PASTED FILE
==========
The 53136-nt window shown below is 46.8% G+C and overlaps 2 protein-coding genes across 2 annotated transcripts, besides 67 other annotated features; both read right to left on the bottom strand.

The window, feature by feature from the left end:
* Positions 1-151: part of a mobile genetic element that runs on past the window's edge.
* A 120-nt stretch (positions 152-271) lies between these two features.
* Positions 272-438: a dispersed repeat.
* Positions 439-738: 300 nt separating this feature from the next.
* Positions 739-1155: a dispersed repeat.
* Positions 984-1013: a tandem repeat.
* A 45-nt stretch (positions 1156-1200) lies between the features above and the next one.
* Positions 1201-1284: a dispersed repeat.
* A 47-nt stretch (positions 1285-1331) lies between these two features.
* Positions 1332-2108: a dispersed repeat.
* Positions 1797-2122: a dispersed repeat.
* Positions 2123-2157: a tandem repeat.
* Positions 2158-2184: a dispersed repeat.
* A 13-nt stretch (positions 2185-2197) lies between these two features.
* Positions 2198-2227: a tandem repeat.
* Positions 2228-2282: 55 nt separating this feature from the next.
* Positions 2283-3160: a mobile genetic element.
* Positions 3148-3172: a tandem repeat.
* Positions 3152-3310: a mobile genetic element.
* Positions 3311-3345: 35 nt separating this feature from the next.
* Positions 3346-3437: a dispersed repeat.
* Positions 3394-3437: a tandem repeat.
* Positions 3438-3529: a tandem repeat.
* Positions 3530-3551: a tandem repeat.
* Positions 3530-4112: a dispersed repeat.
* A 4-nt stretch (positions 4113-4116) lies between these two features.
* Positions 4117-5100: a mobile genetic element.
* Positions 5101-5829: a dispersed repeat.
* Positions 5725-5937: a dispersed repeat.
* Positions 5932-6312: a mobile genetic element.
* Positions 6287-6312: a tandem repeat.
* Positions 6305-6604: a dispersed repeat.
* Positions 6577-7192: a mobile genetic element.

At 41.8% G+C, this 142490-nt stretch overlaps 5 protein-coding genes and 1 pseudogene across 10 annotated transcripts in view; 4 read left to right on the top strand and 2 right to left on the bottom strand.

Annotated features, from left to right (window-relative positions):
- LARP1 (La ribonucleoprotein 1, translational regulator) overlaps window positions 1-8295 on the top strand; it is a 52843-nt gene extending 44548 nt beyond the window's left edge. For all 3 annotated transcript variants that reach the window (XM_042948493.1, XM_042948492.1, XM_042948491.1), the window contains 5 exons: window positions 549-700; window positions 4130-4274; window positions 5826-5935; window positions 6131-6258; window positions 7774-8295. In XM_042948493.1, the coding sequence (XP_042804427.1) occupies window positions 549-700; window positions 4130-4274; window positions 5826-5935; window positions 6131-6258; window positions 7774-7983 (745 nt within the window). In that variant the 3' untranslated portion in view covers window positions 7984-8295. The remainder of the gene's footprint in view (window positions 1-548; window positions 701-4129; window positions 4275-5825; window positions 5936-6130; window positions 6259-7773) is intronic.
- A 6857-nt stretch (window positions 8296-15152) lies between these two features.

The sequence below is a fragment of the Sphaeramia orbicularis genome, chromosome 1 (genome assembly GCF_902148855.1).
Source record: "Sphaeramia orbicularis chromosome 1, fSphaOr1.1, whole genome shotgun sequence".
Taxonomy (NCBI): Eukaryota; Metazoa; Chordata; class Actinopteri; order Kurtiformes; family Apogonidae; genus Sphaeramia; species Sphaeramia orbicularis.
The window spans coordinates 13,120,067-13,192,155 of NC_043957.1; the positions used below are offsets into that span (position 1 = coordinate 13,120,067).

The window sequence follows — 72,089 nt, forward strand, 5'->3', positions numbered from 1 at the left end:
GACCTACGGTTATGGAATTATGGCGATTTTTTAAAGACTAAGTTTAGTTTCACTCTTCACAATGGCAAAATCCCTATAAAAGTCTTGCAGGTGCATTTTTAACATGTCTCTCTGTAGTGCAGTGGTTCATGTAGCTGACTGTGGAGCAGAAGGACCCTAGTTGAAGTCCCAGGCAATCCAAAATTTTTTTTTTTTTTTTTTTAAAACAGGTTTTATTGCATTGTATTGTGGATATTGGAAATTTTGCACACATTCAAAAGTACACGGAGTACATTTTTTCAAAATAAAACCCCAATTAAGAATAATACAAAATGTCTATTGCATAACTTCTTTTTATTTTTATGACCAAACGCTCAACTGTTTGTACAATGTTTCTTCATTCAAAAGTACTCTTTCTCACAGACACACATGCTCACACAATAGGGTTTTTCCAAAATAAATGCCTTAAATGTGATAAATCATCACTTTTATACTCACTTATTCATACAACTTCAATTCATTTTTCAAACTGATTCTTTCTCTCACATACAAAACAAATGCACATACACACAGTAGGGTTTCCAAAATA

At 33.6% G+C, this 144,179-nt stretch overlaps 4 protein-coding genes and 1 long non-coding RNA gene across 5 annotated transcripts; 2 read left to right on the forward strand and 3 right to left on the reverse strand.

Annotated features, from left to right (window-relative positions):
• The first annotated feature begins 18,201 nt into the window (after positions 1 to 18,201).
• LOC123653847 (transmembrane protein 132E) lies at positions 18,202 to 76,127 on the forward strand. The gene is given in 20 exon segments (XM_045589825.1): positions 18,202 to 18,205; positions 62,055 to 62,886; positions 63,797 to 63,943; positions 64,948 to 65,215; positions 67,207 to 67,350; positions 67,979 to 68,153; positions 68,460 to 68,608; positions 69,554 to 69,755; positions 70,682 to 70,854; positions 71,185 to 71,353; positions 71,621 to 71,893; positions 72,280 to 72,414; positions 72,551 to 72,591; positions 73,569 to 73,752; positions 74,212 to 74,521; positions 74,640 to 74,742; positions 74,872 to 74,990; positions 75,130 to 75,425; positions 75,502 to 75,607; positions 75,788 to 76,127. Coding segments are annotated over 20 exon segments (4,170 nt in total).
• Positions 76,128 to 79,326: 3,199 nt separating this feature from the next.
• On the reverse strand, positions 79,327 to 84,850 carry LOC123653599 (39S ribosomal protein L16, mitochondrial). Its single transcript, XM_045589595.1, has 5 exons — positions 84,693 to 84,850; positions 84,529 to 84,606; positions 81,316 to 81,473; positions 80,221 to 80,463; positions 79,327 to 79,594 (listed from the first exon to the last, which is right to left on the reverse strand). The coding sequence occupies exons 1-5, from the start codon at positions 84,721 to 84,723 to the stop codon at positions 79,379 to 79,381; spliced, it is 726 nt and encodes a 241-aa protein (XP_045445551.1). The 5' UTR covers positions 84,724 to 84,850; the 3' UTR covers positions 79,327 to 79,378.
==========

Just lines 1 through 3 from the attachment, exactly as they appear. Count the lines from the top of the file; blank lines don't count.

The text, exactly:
The 53136-nt window shown below is 46.8% G+C and overlaps 2 protein-coding genes across 2 annotated transcripts, besides 67 other annotated features; both read right to left on the bottom strand.

The window, feature by feature from the left end:
* Positions 1-151: part of a mobile genetic element that runs on past the window's edge.